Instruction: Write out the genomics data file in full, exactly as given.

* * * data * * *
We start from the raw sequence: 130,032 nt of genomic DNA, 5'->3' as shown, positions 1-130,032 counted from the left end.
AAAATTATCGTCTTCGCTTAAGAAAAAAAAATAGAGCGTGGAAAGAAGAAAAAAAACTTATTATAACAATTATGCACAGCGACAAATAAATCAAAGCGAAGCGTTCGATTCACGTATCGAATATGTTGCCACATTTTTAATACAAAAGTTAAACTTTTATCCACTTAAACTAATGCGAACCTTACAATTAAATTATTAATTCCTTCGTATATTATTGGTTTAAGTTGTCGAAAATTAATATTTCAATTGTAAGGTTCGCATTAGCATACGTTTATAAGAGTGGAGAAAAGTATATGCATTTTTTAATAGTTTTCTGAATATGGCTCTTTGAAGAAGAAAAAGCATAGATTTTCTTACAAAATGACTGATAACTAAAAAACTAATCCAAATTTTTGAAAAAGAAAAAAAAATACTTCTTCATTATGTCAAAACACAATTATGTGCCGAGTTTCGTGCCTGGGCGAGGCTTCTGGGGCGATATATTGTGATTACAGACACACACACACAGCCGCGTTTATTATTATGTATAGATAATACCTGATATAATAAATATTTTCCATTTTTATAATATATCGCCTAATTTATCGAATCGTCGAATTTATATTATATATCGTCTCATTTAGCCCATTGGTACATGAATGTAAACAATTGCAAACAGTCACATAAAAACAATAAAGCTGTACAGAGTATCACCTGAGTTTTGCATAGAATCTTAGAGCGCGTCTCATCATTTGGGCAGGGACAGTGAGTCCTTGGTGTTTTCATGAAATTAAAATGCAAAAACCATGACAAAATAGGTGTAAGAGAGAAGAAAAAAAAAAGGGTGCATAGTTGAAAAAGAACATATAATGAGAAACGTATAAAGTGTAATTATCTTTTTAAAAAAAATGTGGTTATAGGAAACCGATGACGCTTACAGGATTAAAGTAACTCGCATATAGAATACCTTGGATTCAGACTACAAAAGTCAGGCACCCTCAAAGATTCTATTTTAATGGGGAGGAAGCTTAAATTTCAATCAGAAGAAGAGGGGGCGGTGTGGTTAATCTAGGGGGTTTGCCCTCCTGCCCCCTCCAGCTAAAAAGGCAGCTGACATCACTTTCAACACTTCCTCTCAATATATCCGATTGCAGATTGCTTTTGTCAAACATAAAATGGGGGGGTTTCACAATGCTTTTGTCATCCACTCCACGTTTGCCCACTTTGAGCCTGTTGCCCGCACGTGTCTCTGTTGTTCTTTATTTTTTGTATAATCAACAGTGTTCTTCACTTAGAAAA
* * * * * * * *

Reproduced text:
We start from the raw sequence: 130,032 nt of genomic DNA, 5'->3' as shown, positions 1-130,032 counted from the left end.
AAAATTATCGTCTTCGCTTAAGAAAAAAAAATAGAGCGTGGAAAGAAGAAAAAAAACTTATTATAACAATTATGCACAGCGACAAATAAATCAAAGCGAAGCGTTCGATTCACGTATCGAATATGTTGCCACATTTTTAATACAAAAGTTAAACTTTTATCCACTTAAACTAATGCGAACCTTACAATTAAATTATTAATTCCTTCGTATATTATTGGTTTAAGTTGTCGAAAATTAATATTTCAATTGTAAGGTTCGCATTAGCATACGTTTATAAGAGTGGAGAAAAGTATATGCATTTTTTAATAGTTTTCTGAATATGGCTCTTTGAAGAAGAAAAAGCATAGATTTTCTTACAAAATGACTGATAACTAAAAAACTAATCCAAATTTTTGAAAAAGAAAAAAAAATACTTCTTCATTATGTCAAAACACAATTATGTGCCGAGTTTCGTGCCTGGGCGAGGCTTCTGGGGCGATATATTGTGATTACAGACACACACACACAGCCGCGTTTATTATTATGTATAGATAATACCTGATATAATAAATATTTTCCATTTTTATAATATATCGCCTAATTTATCGAATCGTCGAATTTATATTATATATCGTCTCATTTAGCCCATTGGTACATGAATGTAAACAATTGCAAACAGTCACATAAAAACAATAAAGCTGTACAGAGTATCACCTGAGTTTTGCATAGAATCTTAGAGCGCGTCTCATCATTTGGGCAGGGACAGTGAGTCCTTGGTGTTTTCATGAAATTAAAATGCAAAAACCATGACAAAATAGGTGTAAGAGAGAAGAAAAAAAAAAGGGTGCATAGTTGAAAAAGAACATATAATGAGAAACGTATAAAGTGTAATTATCTTTTTAAAAAAAATGTGGTTATAGGAAACCGATGACGCTTACAGGATTAAAGTAACTCGCATATAGAATACCTTGGATTCAGACTACAAAAGTCAGGCACCCTCAAAGATTCTATTTTAATGGGGAGGAAGCTTAAATTTCAATCAGAAGAAGAGGGGGCGGTGTGGTTAATCTAGGGGGTTTGCCCTCCTGCCCCCTCCAGCTAAAAAGGCAGCTGACATCACTTTCAACACTTCCTCTCAATATATCCGATTGCAGATTGCTTTTGTCAAACATAAAATGGGGGGGTTTCACAATGCTTTTGTCATCCACTCCACGTTTGCCCACTTTGAGCCTGTTGCCCGCACGTGTCTCTGTTGTTCTTTATTTTTTGTATAATCAACAGTGTTCTTCACTTAGAAAA